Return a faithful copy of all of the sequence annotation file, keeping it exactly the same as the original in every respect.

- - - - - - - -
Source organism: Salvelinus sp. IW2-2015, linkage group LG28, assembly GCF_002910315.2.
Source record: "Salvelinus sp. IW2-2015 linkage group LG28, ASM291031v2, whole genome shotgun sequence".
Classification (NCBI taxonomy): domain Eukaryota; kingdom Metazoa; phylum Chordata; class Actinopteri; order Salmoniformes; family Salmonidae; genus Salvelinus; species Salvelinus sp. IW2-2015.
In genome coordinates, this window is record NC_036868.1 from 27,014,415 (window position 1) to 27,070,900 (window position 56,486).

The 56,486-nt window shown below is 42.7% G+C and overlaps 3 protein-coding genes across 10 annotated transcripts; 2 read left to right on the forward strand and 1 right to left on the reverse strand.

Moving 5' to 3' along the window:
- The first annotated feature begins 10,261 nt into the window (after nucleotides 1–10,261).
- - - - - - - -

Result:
Source organism: Salvelinus sp. IW2-2015, linkage group LG28, assembly GCF_002910315.2.
Source record: "Salvelinus sp. IW2-2015 linkage group LG28, ASM291031v2, whole genome shotgun sequence".
Classification (NCBI taxonomy): domain Eukaryota; kingdom Metazoa; phylum Chordata; class Actinopteri; order Salmoniformes; family Salmonidae; genus Salvelinus; species Salvelinus sp. IW2-2015.
In genome coordinates, this window is record NC_036868.1 from 27,014,415 (window position 1) to 27,070,900 (window position 56,486).

The 56,486-nt window shown below is 42.7% G+C and overlaps 3 protein-coding genes across 10 annotated transcripts; 2 read left to right on the forward strand and 1 right to left on the reverse strand.

Moving 5' to 3' along the window:
- The first annotated feature begins 10,261 nt into the window (after nucleotides 1–10,261).